One Of Silicon Valley's Most Hyped Startups Is About To Go Public

Cloud storage provider Box is certainly burning through an enormous amount of cash. It's looking to raise up to $250 million in an initial public offering.

"We do not expect to be profitable for the foreseeable future."

That might not be what investors want to see, but it's written out plainly in the S-1 filing for Box, a cloud storage provider that just filed to go public.

Many reports pegged the company to be burning through cash at a high rate, and the new filing essentially confirms that, with Box losing nearly $169 million in 2013. That number is also growing, up from a loss of $112.5 million in 2012.

Box's business relies on large enterprises buying space to store, transfer, and edit files through the web. It has another rather large competitor in the consumer space, Dropbox, and as such has focused much of its energy on attracting enterprise customers in the Fortune 500. Dropbox, which is valued at $10 billion and recently launched an enterprise service called "Dropbox for Business," is listed as a competitor in the filing.

Hence the spend — Box has to have a huge sales force in order to attract those big-ticket accounts. The company spent $171 million on sales and marketing, almost four times that of its research and development spend, in 2013. In 2012, Box spent $99 million on sales and marketing, compared to $29 million on research and development. The push comes in a myriad of forms, including a giant billboard off the freeway in the southern San Francisco Bay Area. (The idea of a Super Bowl commercial was kicked around internally, according to one source familiar with the discussion.)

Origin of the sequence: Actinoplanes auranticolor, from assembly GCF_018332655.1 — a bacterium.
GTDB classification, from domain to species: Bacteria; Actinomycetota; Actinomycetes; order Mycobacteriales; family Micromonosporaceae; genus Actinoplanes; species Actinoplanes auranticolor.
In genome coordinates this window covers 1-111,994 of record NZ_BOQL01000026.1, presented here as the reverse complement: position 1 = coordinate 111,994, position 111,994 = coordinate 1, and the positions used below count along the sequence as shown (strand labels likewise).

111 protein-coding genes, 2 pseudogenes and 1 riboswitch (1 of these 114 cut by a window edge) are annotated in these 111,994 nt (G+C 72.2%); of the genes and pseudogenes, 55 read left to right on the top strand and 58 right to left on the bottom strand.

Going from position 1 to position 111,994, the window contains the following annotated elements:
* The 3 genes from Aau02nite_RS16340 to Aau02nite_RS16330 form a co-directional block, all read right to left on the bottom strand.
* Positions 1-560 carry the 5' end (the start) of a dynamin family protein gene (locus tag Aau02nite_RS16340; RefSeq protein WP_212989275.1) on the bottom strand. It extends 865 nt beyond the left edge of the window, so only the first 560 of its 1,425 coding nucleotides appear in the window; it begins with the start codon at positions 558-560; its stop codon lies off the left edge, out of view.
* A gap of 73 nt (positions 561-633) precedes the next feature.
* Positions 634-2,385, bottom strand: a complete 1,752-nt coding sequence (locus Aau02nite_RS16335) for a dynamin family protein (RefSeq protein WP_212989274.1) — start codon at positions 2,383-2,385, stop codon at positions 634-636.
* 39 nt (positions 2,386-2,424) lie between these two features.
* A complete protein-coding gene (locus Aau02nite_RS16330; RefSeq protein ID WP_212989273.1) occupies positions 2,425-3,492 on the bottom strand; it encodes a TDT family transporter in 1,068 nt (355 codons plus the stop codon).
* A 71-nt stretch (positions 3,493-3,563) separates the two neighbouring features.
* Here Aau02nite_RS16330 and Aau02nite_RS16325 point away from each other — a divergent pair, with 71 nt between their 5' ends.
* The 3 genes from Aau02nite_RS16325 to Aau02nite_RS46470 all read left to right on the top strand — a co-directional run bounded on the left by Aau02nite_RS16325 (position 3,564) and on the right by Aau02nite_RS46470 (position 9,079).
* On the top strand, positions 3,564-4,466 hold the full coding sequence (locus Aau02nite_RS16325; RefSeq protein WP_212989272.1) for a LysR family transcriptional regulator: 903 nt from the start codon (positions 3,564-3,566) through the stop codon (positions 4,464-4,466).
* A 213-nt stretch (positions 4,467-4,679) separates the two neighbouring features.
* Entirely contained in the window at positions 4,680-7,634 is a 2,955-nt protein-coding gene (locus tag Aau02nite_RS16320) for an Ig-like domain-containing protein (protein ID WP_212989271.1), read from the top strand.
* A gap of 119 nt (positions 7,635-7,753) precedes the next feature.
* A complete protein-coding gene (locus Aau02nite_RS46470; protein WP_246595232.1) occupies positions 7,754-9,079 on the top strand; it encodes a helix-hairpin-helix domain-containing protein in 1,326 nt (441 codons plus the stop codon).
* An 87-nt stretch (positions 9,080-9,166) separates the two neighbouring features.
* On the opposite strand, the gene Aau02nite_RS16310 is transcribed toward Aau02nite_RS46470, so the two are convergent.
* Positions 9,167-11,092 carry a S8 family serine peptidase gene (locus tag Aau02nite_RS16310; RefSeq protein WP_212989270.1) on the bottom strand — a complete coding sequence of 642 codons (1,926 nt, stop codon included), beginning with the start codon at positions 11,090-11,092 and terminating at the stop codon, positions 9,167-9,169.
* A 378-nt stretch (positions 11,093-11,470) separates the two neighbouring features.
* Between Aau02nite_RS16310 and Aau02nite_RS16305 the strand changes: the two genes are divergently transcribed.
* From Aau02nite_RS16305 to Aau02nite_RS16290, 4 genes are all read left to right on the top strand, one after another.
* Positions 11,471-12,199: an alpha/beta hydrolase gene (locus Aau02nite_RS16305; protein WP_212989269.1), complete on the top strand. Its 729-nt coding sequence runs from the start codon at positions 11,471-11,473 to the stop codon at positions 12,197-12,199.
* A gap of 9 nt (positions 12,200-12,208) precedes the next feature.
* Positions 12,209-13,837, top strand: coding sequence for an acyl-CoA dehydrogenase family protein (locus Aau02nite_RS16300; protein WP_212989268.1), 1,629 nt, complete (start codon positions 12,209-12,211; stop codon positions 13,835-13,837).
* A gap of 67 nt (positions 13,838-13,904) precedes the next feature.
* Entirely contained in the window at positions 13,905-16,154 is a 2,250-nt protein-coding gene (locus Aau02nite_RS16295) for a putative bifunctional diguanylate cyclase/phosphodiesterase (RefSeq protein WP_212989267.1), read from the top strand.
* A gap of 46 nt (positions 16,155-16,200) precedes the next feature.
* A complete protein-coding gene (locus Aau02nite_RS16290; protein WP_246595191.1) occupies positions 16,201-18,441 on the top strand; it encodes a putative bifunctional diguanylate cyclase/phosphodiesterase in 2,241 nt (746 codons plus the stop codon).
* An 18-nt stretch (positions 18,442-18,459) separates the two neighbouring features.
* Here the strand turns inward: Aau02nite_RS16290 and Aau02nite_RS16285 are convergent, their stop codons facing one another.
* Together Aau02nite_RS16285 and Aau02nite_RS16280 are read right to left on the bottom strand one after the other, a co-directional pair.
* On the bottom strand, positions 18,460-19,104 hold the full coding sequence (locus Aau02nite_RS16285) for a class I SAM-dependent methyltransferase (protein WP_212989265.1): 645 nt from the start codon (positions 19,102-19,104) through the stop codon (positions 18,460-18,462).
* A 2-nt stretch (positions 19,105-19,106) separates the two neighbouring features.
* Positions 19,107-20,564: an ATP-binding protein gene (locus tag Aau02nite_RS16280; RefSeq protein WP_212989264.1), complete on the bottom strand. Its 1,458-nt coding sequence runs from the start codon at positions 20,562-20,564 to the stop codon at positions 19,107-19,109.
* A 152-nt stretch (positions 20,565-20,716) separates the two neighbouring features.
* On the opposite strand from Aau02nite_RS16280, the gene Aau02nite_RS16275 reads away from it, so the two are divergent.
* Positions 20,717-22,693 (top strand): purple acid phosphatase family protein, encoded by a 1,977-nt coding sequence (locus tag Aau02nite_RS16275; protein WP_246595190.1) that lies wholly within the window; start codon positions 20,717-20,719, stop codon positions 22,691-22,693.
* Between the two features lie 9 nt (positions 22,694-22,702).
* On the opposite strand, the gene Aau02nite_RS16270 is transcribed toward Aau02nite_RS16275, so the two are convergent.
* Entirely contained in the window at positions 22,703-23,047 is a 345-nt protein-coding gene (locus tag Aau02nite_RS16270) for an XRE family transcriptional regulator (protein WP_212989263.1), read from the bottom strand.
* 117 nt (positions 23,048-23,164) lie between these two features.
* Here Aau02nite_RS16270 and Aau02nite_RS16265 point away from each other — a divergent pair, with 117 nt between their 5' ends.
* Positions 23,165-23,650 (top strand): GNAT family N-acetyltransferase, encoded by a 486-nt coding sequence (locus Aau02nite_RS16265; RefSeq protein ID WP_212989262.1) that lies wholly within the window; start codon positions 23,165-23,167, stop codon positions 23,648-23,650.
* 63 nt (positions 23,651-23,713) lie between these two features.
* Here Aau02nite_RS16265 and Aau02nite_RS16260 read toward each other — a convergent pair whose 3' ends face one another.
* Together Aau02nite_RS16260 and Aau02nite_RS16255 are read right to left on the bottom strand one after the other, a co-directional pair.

Box's revenue is certainly growing, as the company brought in $124 million in 2013, up from $59 million in 2012. But even with its revenue doubling annually, it's still burning through its cash at a rather alarming rate. It had $109 million in cash as of Jan. 31, according to its regulatory filing to go public — hence the initial public offering.

Box's chief executive, Aaron Levie, owns about 4.1% of the company he co-founded — a pretty big dilution compared to many executives who try to hold on to larger ownership of their company, like Facebook CEO Mark Zuckerberg.

In Levie's letter accompanying the filing, he says the company will "find our inspiration in the belief that we can build powerful yet simple technology that improves how the world collaborates, shares, and works." He also stresses that Box can respond quickly and "fail fast." But whether he will be able to turn around the burn rate in time for investors to get excited about the IPO will be another challenge altogether.

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